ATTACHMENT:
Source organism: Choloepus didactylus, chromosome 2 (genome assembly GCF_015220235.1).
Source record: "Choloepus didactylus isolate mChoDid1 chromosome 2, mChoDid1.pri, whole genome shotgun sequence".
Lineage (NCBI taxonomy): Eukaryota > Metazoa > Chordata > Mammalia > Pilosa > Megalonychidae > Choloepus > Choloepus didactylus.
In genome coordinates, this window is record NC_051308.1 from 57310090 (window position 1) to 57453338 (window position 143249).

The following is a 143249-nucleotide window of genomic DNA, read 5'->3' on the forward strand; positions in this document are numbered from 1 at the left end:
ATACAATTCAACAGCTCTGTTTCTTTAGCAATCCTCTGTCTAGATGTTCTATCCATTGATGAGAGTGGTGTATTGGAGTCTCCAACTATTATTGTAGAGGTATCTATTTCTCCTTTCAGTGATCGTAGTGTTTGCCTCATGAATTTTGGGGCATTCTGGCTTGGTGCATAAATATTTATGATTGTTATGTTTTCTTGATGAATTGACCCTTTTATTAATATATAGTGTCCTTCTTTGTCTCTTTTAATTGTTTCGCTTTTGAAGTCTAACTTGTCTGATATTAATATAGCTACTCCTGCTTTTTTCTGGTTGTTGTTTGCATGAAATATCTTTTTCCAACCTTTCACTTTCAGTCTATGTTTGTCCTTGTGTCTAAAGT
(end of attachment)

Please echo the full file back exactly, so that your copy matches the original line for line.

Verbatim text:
Source organism: Choloepus didactylus, chromosome 2 (genome assembly GCF_015220235.1).
Source record: "Choloepus didactylus isolate mChoDid1 chromosome 2, mChoDid1.pri, whole genome shotgun sequence".
Lineage (NCBI taxonomy): Eukaryota > Metazoa > Chordata > Mammalia > Pilosa > Megalonychidae > Choloepus > Choloepus didactylus.
In genome coordinates, this window is record NC_051308.1 from 57310090 (window position 1) to 57453338 (window position 143249).

The following is a 143249-nucleotide window of genomic DNA, read 5'->3' on the forward strand; positions in this document are numbered from 1 at the left end:
ATACAATTCAACAGCTCTGTTTCTTTAGCAATCCTCTGTCTAGATGTTCTATCCATTGATGAGAGTGGTGTATTGGAGTCTCCAACTATTATTGTAGAGGTATCTATTTCTCCTTTCAGTGATCGTAGTGTTTGCCTCATGAATTTTGGGGCATTCTGGCTTGGTGCATAAATATTTATGATTGTTATGTTTTCTTGATGAATTGACCCTTTTATTAATATATAGTGTCCTTCTTTGTCTCTTTTAATTGTTTCGCTTTTGAAGTCTAACTTGTCTGATATTAATATAGCTACTCCTGCTTTTTTCTGGTTGTTGTTTGCATGAAATATCTTTTTCCAACCTTTCACTTTCAGTCTATGTTTGTCCTTGTGTCTAAAGT